Microscopy Solution Requirements for Quality Control

The specific criteria that should be satisfied by quality processes for microfluidic devices are:

  • Be non-contact and non-destructive – The demands of the medical industry are such that once the device is manufactured, contact with any other surface should be minimal. Hence, contact profilometers would be unable to analyse the interiors of a closed channel.
  • Cost Effective – In contrast to the semiconductor industry, the expenditure incurred for a microfluidic device does not mean that a large amount of money can be invested in metrology equipment. Any quality process tool utilized for the measurements has to be economically viable too.
  • Optical – Two out of the three materials (polymers and glass) that are typically used for microfluidics are transparent to white light, indicating that an optical technique is a cost-effective measurement technology. The optical technique can also be used for silicon-based devices.
  • Fast – In a production environment, rapid quality checks are necessary. Only a few minutes should be spent to evaluate that a device meets or exceeds the specifications.

Quality Control of Finished Micro Fluidic Devices

In 2009, James Xu and Ken Lee, metrology industry veterans, developed the Confocal Grid Structured Illumination (CGSI) technique. The CGSI technique evolved confocal microscopy to allow measuring difficult surfaces and imaging in true color. In addition to being used for various surface analysis applications, the CGSI technique can be inimitably used for imaging sealed microfluidic devices (Figure 3).

Measurement of the depth of a channel (above) on a closed ‘lab-on-a- chip’ device. This optical technique allows a large XY area (over a half-mm2) & deep Z height (over 1 mm deep to the channel) in a single scan as well as providing multi-surface imaging (right). Images courtesy of Zeta Instruments (www.zeta-inst.com).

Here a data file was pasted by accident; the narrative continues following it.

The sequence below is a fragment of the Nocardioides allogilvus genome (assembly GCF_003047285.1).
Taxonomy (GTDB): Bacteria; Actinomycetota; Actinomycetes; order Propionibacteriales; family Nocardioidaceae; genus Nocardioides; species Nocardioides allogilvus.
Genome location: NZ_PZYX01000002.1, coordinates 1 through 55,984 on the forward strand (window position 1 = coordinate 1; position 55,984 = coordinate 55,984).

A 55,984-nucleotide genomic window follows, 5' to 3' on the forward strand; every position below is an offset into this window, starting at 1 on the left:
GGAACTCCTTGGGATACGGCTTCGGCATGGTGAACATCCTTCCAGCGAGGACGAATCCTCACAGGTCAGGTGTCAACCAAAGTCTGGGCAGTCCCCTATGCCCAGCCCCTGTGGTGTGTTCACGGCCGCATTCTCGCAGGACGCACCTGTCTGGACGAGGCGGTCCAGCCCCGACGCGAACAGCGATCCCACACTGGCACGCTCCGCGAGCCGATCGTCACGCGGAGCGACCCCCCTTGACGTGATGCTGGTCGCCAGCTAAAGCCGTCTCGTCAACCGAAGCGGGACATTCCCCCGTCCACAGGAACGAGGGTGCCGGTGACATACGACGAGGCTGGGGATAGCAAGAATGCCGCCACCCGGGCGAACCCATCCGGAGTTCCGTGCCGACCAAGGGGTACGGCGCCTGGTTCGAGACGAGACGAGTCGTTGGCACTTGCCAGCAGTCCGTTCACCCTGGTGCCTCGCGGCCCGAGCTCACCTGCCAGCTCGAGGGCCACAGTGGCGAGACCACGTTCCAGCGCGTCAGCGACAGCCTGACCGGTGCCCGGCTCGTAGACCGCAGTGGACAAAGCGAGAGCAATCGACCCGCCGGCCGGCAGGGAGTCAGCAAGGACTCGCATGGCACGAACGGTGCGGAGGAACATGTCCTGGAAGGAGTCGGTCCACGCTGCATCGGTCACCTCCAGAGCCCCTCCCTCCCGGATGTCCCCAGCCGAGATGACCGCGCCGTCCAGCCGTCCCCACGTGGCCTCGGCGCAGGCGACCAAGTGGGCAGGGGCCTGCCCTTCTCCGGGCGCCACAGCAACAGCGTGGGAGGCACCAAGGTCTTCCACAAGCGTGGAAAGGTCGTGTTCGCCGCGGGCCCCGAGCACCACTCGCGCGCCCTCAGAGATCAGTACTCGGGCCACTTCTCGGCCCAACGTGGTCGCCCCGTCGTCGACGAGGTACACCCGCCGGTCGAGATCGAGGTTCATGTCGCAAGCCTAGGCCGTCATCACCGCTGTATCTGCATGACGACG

Figure 3. Measurement of the depth of a channel (above) on a closed ‘lab-on-a- chip’ device. This optical technique allows a large XY area (over a half-mm2) & deep Z height (over 1 mm deep to the channel) in a single scan as well as providing multi-surface imaging (right). Images courtesy of KLA.

Many improvements in the CGSI technique, referred to as ZDots on the Zeta-20 Optical Profiler, enable the “see-into-a-closed-channel” ability (Figure 4). Two case studies and two application examples are presented in this article for demonstrating this feature.

High light throughput optical design images multiple layers simultaneously in less than a minute. Image Courtesy of Zeta Instruments.

Figure 4. High light throughput optical design images multiple layers simultaneously in less than a minute. Image Courtesy of KLA.

Case Studies

Animal Reproduction

Organisation: A company utilizing microfluidics in animal reproduction

Situation: The chip was designed by the company, and was sent out for fabrication. The fabricator returned the chip, apparently made according to the specifications. The supplier company as well as the end-use customer did not have a tool for measuring the actual dimensions of the device after fabrication.

Problem: For unknown reasons, the device did not perform according to the simulation.

Solution: By utilizing the CGSI (ZDot) technique on a Zeta-20 Optical Profiler, the company determined the reason in less than 15min by performing multiple scanning. The reason was that the component was not fabricated as per the specifications. Additionally, the fabricator had used mechanical polishing process, which resulted in significant device-to-device variation.

Collapsed Channels

Organisation: A university fabrication team